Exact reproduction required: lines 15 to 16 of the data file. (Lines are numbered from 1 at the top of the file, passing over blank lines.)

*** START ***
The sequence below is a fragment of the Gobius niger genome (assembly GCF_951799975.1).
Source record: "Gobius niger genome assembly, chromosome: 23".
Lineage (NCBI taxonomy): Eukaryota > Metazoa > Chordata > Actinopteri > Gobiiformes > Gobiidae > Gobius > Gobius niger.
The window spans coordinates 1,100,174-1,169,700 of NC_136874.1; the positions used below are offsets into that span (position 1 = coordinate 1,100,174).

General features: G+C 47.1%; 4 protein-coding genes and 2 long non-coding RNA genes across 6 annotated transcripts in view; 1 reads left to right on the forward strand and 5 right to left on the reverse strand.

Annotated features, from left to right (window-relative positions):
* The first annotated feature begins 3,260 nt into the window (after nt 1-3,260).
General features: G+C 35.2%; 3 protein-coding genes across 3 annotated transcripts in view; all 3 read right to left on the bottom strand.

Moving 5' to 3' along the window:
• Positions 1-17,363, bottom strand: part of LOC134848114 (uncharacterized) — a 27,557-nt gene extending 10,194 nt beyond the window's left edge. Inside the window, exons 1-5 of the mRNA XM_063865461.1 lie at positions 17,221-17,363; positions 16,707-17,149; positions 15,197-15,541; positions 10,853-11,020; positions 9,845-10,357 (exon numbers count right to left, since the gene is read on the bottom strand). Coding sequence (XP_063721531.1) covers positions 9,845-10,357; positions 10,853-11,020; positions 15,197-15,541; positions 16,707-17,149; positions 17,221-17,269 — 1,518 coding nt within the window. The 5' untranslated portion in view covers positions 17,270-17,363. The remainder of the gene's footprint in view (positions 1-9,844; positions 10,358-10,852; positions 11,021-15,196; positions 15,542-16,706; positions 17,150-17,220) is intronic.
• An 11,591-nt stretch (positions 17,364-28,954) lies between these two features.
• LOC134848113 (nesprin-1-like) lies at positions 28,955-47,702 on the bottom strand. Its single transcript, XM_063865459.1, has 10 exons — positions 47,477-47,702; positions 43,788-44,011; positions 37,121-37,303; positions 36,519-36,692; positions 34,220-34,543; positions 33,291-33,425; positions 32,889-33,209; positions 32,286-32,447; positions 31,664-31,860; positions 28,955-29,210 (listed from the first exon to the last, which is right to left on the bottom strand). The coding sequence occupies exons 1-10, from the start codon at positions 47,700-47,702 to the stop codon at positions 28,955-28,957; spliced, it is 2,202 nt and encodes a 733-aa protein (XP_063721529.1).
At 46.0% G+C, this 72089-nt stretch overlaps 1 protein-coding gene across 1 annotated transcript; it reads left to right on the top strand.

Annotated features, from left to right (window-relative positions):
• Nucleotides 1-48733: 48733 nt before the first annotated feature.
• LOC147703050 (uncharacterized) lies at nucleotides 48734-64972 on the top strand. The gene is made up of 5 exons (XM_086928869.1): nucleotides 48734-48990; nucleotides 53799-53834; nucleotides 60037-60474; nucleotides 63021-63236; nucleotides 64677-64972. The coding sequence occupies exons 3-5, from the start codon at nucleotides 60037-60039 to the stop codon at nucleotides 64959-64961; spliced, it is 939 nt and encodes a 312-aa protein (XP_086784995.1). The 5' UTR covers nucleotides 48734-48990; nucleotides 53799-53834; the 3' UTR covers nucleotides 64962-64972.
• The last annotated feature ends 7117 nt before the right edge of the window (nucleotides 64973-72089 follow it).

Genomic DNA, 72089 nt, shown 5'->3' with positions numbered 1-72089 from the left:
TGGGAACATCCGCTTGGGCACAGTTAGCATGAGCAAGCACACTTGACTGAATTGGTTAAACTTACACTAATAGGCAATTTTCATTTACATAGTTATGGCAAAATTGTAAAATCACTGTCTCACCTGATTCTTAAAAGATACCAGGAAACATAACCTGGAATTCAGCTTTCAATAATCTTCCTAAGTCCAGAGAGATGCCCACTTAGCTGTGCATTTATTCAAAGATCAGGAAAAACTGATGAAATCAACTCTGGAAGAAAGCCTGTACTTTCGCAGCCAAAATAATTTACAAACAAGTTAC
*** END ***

• Nucleotides 1-48733: 48733 nt before the first annotated feature.
• LOC147703050 (uncharacterized) lies at nucleotides 48734-64972 on the top strand. The gene is made up of 5 exons (XM_086928869.1): nucleotides 48734-48990; nucleotides 53799-53834; nucleotides 60037-60474; nucleotides 63021-63236; nucleotides 64677-64972. The coding sequence occupies exons 3-5, from the start codon at nucleotides 60037-60039 to the stop codon at nucleotides 64959-64961; spliced, it is 939 nt and encodes a 312-aa protein (XP_086784995.1). The 5' UTR covers nucleotides 48734-48990; nucleotides 53799-53834; the 3' UTR covers nucleotides 64962-64972.